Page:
Happy Accidents…in the Kitchen

My featured image proves that there are happy accidents in the kitchen.  It’s cheese with a dollop of my APOS jam, i.e. Apricot-pineapple-orange-saffron jam.  While one may want to consume a bite of this with a cracker, I found it wonder to take a small serving and eating it with a small spoon.  Think – small spoon with which one might eat caviar.  Also, it’s great on a nut cracker, which does not overwhelm the delicate flavor of the cheese and the jam.

How did I make the cheese?  That’s the happy accident!  Backstory: I drink lactose-free milk.  I have a favorite brand, but I was at a different grocery store a few weeks ago, and I bought the “store brand” of lactose-free milk.  An ingredient added to lactose-free (lactose is milk sugar) milk is lactase, an enzyme that helps us to digest milk sugar.  Cells in the walls of the small intestine produce lactase.

Well, I was heating up the milk on the stove for coffee.  It separated, just like when you put a rennet tablet in milk you’ve heated to 118 degrees fahrenheit (47.7779 C) for cheese.  Noticing that curds had separated from the whey, I poured it all in a cheese bag.  After squeezing more whey out of it, I had a creamy, solid ball of cheese.  The natural sugars in milk rendered a slightly sweet cheese.  I added salt to the forming curds to give it some body.  Voilà, c’est fromage!

Always looking for yummy happy hour appetizers, I purchased another of the “store brand” of the lactose-free milk, this time from a different store.  I heated it to about 120 degrees F. (48.8889 C), and this time, the curds that separated from the whey were smaller.  Well, I thought a nice dessert cheese would be nice, so I added a small box of lemon flavored gelatin and 6 strands of the wonderful saffron!  I rubbed the lovely orange-red (crimson?) stigma and styles in my hand to release the aroma and flavors.  After I spend a few minutes deeply inhaling the perfume of the saffron, I mixed the gelatin and the saffron gently so as not to disturbed the developing curds too much.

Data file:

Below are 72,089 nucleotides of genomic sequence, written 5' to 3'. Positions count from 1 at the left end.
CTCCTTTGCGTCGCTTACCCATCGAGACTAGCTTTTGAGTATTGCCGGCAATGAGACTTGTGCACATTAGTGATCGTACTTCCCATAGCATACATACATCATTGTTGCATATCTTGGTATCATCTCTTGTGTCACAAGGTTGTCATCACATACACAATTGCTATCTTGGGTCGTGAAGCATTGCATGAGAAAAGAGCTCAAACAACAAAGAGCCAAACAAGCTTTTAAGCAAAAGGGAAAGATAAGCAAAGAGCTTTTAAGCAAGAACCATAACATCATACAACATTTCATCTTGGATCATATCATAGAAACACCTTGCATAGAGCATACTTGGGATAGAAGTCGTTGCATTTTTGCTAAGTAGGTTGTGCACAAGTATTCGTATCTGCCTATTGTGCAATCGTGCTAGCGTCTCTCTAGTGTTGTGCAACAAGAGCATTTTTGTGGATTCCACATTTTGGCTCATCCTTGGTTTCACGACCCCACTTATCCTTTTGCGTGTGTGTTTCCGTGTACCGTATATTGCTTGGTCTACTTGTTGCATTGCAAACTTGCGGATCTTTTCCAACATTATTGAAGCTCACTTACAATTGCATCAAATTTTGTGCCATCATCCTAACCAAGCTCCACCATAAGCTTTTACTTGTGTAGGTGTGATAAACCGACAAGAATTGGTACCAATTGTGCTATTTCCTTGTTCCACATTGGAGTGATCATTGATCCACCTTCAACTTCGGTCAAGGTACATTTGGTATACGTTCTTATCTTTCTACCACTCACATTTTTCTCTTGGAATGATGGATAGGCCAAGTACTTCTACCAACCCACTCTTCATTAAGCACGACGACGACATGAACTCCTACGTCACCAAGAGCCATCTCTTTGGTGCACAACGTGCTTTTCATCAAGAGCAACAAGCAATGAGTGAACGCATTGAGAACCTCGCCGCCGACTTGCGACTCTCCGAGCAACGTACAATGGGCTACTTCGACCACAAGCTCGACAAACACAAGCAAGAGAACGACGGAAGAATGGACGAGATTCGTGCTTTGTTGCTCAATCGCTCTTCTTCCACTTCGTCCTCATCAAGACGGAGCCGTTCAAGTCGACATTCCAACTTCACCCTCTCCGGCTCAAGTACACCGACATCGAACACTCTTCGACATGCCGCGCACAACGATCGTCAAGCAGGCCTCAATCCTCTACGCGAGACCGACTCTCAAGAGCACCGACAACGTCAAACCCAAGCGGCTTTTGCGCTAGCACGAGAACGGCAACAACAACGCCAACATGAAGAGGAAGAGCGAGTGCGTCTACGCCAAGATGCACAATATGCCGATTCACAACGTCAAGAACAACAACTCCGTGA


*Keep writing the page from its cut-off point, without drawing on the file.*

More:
I let the mixture gather, drain, and form in the cheese cloth for about 8 hours.  The result was the most scrumptious, creamy cheese you could imagine.  Quite incredible considering that I did not age it in a dark room surrounded by little pine wood cases (I’m thinking of one of my favorite cheeses, brie!).  It turned out to be a great appetizer with a small glass of sweet vermouth.  Or it could be a small dessert with a small glass of port.

Notice the color imparted by the lemon-flavored gelatin and the orange-red streaks from the saffron.  I’ve used the lemon-saffron combination for Thanksgiving “jello” salad last fall.  Right now, I am thinking about other flavors.  I wonder how blueberry would taste.  I mean, it’s best not to expect, like, Stilton, which goes great with blueberry.  It may be worth a try.

Actually, I found the best cheese cloths are handi -wipes.  I think handi-wipes are a cloth-paper hybrid.  They’re great for a semi-disposable dish  cloth that dries easily to cut down on bacterial build-up in the kitchen.  I use those freshly from the bag – never used.

Now, this is not a happy accident, but my friend, Mirta, asked if I knew how to make lavender honey.  I had some locally-sourced honey, which carries the local pollen, which helps us to build up immunities to those pollens as allergens.  Also, I had some locally sourced lavender from a friend.  I heated the honey, which was starting to crystalize, just enough to make the crystals melt.  Then I crushed the lavender buds to add them to the honey.  I used about two cups of honey and 1/8  of a cup crushed lavender bud and one drop of lavender essential oil, for good measure.  The result was delicious!  It’s great on toast, with peanut butter on bread, and in teas.

The immersion blender helped to whip the honey into a creamy substance while it assured that no lavender buds would get stuck in your throat.

I have more creations from my kitchen, but I will share those later.

Thank you for reading.

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